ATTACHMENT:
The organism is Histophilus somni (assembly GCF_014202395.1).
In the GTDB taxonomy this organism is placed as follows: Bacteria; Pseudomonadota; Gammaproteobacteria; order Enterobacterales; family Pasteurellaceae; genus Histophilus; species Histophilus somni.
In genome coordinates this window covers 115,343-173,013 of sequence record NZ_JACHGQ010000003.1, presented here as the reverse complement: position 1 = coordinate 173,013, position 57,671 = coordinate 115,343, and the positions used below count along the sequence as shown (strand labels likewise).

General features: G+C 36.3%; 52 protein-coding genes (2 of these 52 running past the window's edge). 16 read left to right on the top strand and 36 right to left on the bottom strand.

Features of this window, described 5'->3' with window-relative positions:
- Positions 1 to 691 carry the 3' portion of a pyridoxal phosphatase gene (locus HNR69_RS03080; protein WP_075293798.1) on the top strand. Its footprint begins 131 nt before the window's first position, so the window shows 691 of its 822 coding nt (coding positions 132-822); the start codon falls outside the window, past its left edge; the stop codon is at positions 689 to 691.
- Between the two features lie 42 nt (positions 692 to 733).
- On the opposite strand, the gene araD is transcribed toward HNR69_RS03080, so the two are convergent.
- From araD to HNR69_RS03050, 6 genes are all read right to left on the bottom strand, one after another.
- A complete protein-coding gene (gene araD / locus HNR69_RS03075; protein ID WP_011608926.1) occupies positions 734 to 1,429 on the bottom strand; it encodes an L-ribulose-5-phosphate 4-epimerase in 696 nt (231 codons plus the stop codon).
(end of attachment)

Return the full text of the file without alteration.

The organism is Histophilus somni (assembly GCF_014202395.1).
In the GTDB taxonomy this organism is placed as follows: Bacteria; Pseudomonadota; Gammaproteobacteria; order Enterobacterales; family Pasteurellaceae; genus Histophilus; species Histophilus somni.
In genome coordinates this window covers 115,343-173,013 of sequence record NZ_JACHGQ010000003.1, presented here as the reverse complement: position 1 = coordinate 173,013, position 57,671 = coordinate 115,343, and the positions used below count along the sequence as shown (strand labels likewise).

General features: G+C 36.3%; 52 protein-coding genes (2 of these 52 running past the window's edge). 16 read left to right on the top strand and 36 right to left on the bottom strand.

Features of this window, described 5'->3' with window-relative positions:
- Positions 1 to 691 carry the 3' portion of a pyridoxal phosphatase gene (locus HNR69_RS03080; protein WP_075293798.1) on the top strand. Its footprint begins 131 nt before the window's first position, so the window shows 691 of its 822 coding nt (coding positions 132-822); the start codon falls outside the window, past its left edge; the stop codon is at positions 689 to 691.
- Between the two features lie 42 nt (positions 692 to 733).
- On the opposite strand, the gene araD is transcribed toward HNR69_RS03080, so the two are convergent.
- From araD to HNR69_RS03050, 6 genes are all read right to left on the bottom strand, one after another.
- A complete protein-coding gene (gene araD / locus HNR69_RS03075; protein ID WP_011608926.1) occupies positions 734 to 1,429 on the bottom strand; it encodes an L-ribulose-5-phosphate 4-epimerase in 696 nt (231 codons plus the stop codon).